Hiking The Larapinta Trail

HIKING THE LARAPINTA TRAIL
WITH ANNA KERNOHAN

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“Why?! There is nothing there.” 

This was most people’s reaction when I said I was walking the Larapinta Trail. After we moved past the “Lara what?” questions and I explained it’s a 230km hike through central Australia they inevitably said there was nothing there but sand and snakes. It’s a common misconception and many people think there is nothing but desert in central Australia but they couldn’t be more wrong. 

The Larapinta Trail runs along the MacDonnell Ranges between Alice Springs and Mt Sonder and if you love spinifex grass, close encounters with snakes, being overrun by millions of ants and jaw dropping scenery then this is the hike for you. 

When you are doing nothing but walking for 2 weeks straight you can’t help but notice everything around you. The many different shades and textures of sand, the difference in vegetation as you approached a water source, the number of animal tracks along the trail and the sounds of shale scraping on shale as you walk over land that is the remnants of an ancient sea. 

You notice all the different kinds of spinifex grasses and how each one tries a different way to attack you. Some just scratch you on the way past, others will just stab you with their needle sharp “leaves” and the special ones will stab you then break the ends off so you have something to do in camp that night by pulling thorns out. 

You notice all the different kinds of ants. There were millions of them of all different sorts and no matter how hard you tried to not sit on a nest, not pitch your tent on a nest or not drop your pack on a nest -always there would be a nest. Even going to the effort of scouting out a place with no ants, no sooner had you settled in than they would magically appear out of nowhere - little ants that just crawled on you, big meat eater ants that tried to steal your beef jerky snacks or ants with yellow bums that I could never figure out what their purpose was and many other sorts of ants all with their own unique way of building their nests.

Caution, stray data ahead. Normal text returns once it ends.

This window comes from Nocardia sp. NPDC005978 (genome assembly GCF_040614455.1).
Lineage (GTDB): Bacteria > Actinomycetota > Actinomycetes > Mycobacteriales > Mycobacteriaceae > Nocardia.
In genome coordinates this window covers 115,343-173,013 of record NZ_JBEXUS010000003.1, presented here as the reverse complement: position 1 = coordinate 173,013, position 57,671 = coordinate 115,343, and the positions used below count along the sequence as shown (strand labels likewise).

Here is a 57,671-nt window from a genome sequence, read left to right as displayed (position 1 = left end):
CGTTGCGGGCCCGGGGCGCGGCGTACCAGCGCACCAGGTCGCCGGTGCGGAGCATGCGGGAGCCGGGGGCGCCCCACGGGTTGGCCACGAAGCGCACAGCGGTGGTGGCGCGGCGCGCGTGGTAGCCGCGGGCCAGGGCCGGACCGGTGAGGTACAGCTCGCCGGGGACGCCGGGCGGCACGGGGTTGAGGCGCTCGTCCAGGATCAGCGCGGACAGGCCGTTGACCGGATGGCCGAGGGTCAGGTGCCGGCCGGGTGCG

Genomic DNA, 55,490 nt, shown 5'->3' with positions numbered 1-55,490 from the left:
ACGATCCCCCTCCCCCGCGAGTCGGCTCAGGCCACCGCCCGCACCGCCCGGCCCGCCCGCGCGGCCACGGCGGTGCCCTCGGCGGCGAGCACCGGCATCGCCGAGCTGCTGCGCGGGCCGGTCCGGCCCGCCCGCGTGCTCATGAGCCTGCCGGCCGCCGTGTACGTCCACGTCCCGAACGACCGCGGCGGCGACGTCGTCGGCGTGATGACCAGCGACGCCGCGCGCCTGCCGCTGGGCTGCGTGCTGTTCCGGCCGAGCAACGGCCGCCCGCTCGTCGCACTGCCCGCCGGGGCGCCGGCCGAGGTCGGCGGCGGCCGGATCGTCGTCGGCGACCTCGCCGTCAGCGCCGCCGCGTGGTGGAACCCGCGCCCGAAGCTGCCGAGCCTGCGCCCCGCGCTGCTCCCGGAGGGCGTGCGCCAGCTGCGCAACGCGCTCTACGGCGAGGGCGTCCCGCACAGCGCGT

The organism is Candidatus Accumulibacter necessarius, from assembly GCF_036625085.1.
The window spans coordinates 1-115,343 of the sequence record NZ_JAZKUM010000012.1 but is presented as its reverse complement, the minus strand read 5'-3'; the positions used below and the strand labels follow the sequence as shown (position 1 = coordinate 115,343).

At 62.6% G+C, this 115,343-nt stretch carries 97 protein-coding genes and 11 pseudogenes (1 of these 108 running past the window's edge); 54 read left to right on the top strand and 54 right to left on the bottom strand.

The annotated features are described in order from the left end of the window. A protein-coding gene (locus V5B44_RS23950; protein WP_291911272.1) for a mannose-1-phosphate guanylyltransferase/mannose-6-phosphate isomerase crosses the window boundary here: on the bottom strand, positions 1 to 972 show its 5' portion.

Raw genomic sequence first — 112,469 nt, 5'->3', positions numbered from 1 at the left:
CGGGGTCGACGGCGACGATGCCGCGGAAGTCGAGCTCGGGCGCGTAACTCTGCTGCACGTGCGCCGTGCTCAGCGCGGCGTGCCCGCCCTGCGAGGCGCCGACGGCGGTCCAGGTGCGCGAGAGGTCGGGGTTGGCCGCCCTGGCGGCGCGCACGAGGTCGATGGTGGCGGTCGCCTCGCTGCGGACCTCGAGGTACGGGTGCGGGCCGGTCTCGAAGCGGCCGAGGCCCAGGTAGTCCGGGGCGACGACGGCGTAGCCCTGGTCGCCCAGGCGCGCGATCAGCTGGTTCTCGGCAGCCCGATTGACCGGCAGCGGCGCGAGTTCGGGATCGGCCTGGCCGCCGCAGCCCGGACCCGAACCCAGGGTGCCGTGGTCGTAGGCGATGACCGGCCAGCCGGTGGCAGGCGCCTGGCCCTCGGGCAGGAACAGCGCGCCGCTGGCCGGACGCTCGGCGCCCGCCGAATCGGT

Despite the heat and the weight of a pack it felt comfortable, even natural to be walking through central Australia. You could lose yourself for hours staring at the stars at night or the million different shades of orange in the shale rock during the day as the sun cast shadows and reflected light as it moved across the sky. 

If the sky and the fauna and flora don’t really appeal then do this hike for the views. They are some of the most spectacular in Australia and words really don’t do them justice. We started our hike by climbing Mt Sonder for sunrise and the views were non stop from then on. Every time we dipped into a valley or gorge we were stunned at the beauty, every crest we summited we were in awe of mother nature and to maintain this level of wonder for 230kms says a lot about the scenery. 

"Nothing there", turned out to be one of the most remarkable walks I have ever done in Australia and would recommend it to everyone. It is also a good reminder that if you are going to be a true adventurer, you have to ignore the opinions of others and go see it for yourself. 

Best time of year - April to September. Avoid Summer as the track is exposed, it’s fire season and there is little to no water. 

Remember to bring - water purification, gators or long pants as protection from the spinifex, trekking poles, sunscreen, maps, first aid kit 

Camping - We had been told that we could camp wherever we liked along the trail however unless your idea of a camp site includes spinifex and shale rock there were few opportunities to camp outside of the designated areas at each trail head. 

Food - There are no shops to re-supply so you will need to be well provisioned. There are 2 opportunities for a food drop and a small kiosk at Simpsons Gap however supplies are limited. 

Safety - we hired an EPERB from the outdoor store in Alice Springs. Thankfully we never used it but I am glad we had it in case of emergency. 

If walking end to end does not interest you there are many options to do day trips or shorter overnight hikes. There are also many options for assisted and catered hikes if being self supported is of no interest. Check out http://www.larapintatrail.com.au for more information.

Written by Anna KernohanFounder of Carry on Wandering.

Anna can help you help you plan your Solo Trip, give you help and advice to reach the places you've always wanted to go.